“No dissenting draft opinions have circulated from any justice, including the three liberals.”
Justice Samuel Alito’s opinion draft on overturning Roe vs. Wade is apparently still the only one circulating at the Supreme Court, days after it was leaked.
This would seem to indicate that none of the justices have changed their views, making the overturning of Roe look more likely.
Alito’s draft opinion overturning Roe is still the only one circulated inside Supreme Court
The Supreme Court is set to gather Thursday for the first time since the disclosure that it voted to overturn Roe v. Wade, and there’s no sign that the court is changing course from issuing that ruling by the end of June.
Justice Samuel Alito’s sweeping and blunt draft majority opinion from February overturning Roe remains the court’s only circulated draft in the pending Mississippi abortion case, POLITICO has learned, and none of the conservative justices who initially sided with Alito have to date switched their votes. No dissenting draft opinions have circulated from any justice, including the three liberals.
That could explain why no second draft of Alito’s majority opinion has been distributed, as typically the two sides react to one another’s written arguments and recast their own.
According to the report, all of the justices are upset about the leak, regardless of politics:
As the nine justices prepare for their scheduled, private, closed-door conference this week, they face one of the greatest crises in modern Supreme Court history, with an internal leak investigation under way, an agitated nation focused on whether the constitutional right to abortion is about to be overturned, and some justices facing angry protests at their homes.
“This is the most serious assault on the court, perhaps from within, that the Supreme Court’s ever experienced,” said one person close to the court’s conservatives, who spoke anonymously because of the sensitive nature of the court deliberations. “It’s an understatement to say they are heavily, heavily burdened by this.”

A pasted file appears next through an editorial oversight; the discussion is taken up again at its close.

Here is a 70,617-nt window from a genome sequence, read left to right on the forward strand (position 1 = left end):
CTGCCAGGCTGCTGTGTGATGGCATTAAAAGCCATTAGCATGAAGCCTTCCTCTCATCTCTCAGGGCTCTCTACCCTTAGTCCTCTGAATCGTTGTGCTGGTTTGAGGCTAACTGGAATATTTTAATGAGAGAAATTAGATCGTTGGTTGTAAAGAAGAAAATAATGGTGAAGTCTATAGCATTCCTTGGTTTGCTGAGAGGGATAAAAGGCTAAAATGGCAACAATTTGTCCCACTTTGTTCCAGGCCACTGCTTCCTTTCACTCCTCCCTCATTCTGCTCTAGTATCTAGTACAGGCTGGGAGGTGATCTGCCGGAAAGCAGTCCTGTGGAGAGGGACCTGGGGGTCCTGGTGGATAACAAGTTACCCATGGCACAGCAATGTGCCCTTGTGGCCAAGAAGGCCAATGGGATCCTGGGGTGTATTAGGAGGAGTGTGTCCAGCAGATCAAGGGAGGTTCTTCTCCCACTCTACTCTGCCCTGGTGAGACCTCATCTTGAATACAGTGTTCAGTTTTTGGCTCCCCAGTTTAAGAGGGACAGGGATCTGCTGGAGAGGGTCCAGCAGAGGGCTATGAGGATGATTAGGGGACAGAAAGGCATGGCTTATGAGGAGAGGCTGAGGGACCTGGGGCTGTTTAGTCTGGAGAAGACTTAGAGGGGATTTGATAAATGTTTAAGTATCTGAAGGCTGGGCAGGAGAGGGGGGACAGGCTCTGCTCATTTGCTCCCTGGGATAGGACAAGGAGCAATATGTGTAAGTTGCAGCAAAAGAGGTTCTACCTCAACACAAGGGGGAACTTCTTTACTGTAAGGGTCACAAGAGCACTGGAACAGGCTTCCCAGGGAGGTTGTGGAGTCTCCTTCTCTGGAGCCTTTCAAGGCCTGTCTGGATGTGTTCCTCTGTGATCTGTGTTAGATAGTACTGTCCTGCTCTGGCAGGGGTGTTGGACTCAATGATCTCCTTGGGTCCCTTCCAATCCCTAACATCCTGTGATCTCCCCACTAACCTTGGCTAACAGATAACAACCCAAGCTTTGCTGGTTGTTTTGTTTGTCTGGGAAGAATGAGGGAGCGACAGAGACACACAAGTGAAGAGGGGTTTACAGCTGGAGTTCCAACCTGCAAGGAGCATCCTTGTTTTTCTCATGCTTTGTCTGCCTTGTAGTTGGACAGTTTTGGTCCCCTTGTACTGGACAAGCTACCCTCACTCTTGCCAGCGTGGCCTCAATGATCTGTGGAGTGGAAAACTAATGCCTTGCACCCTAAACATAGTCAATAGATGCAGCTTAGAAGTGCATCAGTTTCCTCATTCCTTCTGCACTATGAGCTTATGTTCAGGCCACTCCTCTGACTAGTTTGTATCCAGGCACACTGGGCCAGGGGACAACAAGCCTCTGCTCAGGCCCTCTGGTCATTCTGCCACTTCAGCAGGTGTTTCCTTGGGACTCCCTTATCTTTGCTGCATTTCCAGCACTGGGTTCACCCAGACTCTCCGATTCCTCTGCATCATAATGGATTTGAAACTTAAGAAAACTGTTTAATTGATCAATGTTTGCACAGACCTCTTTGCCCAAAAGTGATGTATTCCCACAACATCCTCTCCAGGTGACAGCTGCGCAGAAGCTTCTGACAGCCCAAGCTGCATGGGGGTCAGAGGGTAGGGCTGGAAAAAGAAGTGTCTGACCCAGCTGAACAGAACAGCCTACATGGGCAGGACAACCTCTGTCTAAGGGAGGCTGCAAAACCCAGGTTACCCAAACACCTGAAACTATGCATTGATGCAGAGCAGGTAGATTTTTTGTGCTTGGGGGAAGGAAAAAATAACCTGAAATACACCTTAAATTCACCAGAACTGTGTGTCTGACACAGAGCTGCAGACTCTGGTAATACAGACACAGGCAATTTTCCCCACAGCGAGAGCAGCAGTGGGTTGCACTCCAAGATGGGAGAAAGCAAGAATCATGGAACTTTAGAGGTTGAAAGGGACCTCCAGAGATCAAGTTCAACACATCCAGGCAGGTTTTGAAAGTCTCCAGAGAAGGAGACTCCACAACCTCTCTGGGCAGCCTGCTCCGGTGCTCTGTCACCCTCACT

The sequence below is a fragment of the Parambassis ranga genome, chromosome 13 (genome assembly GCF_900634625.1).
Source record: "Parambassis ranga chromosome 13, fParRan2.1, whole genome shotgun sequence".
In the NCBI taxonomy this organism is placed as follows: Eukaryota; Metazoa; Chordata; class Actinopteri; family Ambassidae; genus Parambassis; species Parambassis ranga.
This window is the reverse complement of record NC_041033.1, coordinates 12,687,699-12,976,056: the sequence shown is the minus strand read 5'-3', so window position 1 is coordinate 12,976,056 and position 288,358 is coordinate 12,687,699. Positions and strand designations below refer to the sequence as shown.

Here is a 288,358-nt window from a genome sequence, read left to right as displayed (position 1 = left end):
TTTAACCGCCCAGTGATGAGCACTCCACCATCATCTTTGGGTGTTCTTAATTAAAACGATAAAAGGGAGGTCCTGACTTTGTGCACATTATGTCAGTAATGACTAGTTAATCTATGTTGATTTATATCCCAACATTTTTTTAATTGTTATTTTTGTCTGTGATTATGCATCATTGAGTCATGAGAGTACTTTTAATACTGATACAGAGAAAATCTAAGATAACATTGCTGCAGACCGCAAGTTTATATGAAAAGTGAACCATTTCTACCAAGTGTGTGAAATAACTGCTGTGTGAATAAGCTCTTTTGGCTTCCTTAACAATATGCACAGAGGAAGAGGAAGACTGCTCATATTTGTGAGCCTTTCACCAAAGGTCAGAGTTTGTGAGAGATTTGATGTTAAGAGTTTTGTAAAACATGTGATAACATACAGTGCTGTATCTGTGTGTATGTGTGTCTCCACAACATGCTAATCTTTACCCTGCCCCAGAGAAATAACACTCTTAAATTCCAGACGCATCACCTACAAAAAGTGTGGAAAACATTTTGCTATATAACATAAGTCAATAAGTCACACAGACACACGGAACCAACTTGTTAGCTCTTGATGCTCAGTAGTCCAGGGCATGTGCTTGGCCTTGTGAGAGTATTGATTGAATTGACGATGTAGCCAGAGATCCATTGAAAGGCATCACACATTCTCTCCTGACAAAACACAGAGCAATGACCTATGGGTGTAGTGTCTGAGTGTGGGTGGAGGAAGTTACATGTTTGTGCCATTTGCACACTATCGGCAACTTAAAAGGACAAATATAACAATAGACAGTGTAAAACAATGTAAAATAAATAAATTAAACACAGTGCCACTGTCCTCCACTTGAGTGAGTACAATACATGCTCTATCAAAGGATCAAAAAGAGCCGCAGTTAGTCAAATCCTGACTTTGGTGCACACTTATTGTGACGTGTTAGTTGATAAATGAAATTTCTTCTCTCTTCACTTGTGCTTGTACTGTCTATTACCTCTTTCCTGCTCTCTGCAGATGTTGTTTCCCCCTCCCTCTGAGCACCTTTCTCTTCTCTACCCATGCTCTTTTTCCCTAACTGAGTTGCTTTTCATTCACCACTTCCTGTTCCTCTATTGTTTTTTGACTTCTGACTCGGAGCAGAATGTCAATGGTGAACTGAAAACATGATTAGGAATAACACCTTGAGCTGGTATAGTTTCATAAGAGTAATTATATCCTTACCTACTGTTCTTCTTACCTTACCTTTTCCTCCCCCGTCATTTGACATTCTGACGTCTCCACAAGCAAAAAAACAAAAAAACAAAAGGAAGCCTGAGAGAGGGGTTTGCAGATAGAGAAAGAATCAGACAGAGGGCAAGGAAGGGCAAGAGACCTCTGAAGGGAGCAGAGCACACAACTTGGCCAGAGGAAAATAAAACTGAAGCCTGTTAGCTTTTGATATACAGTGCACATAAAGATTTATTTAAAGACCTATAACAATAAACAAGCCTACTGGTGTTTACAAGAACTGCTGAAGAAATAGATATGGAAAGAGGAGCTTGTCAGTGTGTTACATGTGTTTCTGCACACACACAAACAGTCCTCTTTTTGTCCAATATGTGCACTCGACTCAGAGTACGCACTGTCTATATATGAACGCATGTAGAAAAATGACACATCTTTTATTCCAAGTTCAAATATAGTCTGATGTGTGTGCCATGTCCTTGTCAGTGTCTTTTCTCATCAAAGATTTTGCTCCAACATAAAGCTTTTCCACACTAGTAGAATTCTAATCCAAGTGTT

A second person close to the court said that the liberal justices “are as shocked as anyone” by the revelation. “There are concerns for the integrity of the institution,” this person said. “The views are uniform.”
Josh Blackman of the Volokh Conspiracy blog at Reason has an interesting take on what all of this might mean:
Roberts has not broadly circulated his draft concurrence, which would find a way to uphold the Mississippi law without overruling Roe and Casey. The delay in releasing that concurrence could explain the absence of any dissents. Why circulate a dissent if the majority may not hold. Kagan can keep her powder dry for now. But what is Roberts waiting for? Dobbs was argued in December. We are now in the second week in May. How long could it take to whip up a Chief blue plate special? Sophistry is not hard.
My cynical take is that circulating the draft opinion at the latest possible juncture creates chaos, and makes it more likely that things can move around without sufficient deliberation. This strategy resembles that of the death penalty abolitionists, who deliberately file last-minute appeals, hoping the rush causes a temporary stay. Of course, the response to this strategem is the Purcell principle. We are far too close to the end of the term to justify such a sudden shift in the process. I am mostly being facetious, but the analogy holds.
It seems to me that if anything changes now, it will look like the court caved to the mobs protesting at the justices’ homes. If that tactic works, it will become routine. Any time the left sees a decision it doesn’t like, they’ll do the same thing.DONATE
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